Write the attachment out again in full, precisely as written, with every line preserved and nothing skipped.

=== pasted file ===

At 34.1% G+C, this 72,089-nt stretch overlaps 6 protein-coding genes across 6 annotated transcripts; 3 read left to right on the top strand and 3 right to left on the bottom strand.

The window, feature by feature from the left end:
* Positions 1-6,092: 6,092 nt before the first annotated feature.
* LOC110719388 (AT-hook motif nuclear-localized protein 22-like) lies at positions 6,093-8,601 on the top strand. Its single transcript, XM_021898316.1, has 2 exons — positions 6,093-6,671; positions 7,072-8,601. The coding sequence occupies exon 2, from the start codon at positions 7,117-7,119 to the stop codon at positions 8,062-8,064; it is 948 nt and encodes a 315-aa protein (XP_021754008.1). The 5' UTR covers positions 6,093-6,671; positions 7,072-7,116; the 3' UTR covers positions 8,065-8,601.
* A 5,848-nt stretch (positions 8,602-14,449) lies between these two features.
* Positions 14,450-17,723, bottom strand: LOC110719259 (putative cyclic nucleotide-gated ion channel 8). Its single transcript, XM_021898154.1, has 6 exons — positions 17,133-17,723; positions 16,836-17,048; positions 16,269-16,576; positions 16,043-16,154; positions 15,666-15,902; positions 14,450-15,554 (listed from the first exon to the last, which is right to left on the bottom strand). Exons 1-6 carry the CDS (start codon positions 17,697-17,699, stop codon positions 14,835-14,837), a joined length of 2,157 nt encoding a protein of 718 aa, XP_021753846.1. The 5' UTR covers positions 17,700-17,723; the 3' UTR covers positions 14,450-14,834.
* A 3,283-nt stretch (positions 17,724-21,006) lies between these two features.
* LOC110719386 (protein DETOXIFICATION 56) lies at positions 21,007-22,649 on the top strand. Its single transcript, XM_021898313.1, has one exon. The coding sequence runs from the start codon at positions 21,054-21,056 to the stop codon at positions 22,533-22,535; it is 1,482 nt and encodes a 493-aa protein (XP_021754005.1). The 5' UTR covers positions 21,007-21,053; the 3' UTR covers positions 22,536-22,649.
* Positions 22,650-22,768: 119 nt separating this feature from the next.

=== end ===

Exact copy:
At 34.1% G+C, this 72,089-nt stretch overlaps 6 protein-coding genes across 6 annotated transcripts; 3 read left to right on the top strand and 3 right to left on the bottom strand.

The window, feature by feature from the left end:
* Positions 1-6,092: 6,092 nt before the first annotated feature.
* LOC110719388 (AT-hook motif nuclear-localized protein 22-like) lies at positions 6,093-8,601 on the top strand. Its single transcript, XM_021898316.1, has 2 exons — positions 6,093-6,671; positions 7,072-8,601. The coding sequence occupies exon 2, from the start codon at positions 7,117-7,119 to the stop codon at positions 8,062-8,064; it is 948 nt and encodes a 315-aa protein (XP_021754008.1). The 5' UTR covers positions 6,093-6,671; positions 7,072-7,116; the 3' UTR covers positions 8,065-8,601.
* A 5,848-nt stretch (positions 8,602-14,449) lies between these two features.
* Positions 14,450-17,723, bottom strand: LOC110719259 (putative cyclic nucleotide-gated ion channel 8). Its single transcript, XM_021898154.1, has 6 exons — positions 17,133-17,723; positions 16,836-17,048; positions 16,269-16,576; positions 16,043-16,154; positions 15,666-15,902; positions 14,450-15,554 (listed from the first exon to the last, which is right to left on the bottom strand). Exons 1-6 carry the CDS (start codon positions 17,697-17,699, stop codon positions 14,835-14,837), a joined length of 2,157 nt encoding a protein of 718 aa, XP_021753846.1. The 5' UTR covers positions 17,700-17,723; the 3' UTR covers positions 14,450-14,834.
* A 3,283-nt stretch (positions 17,724-21,006) lies between these two features.
* LOC110719386 (protein DETOXIFICATION 56) lies at positions 21,007-22,649 on the top strand. Its single transcript, XM_021898313.1, has one exon. The coding sequence runs from the start codon at positions 21,054-21,056 to the stop codon at positions 22,533-22,535; it is 1,482 nt and encodes a 493-aa protein (XP_021754005.1). The 5' UTR covers positions 21,007-21,053; the 3' UTR covers positions 22,536-22,649.
* Positions 22,650-22,768: 119 nt separating this feature from the next.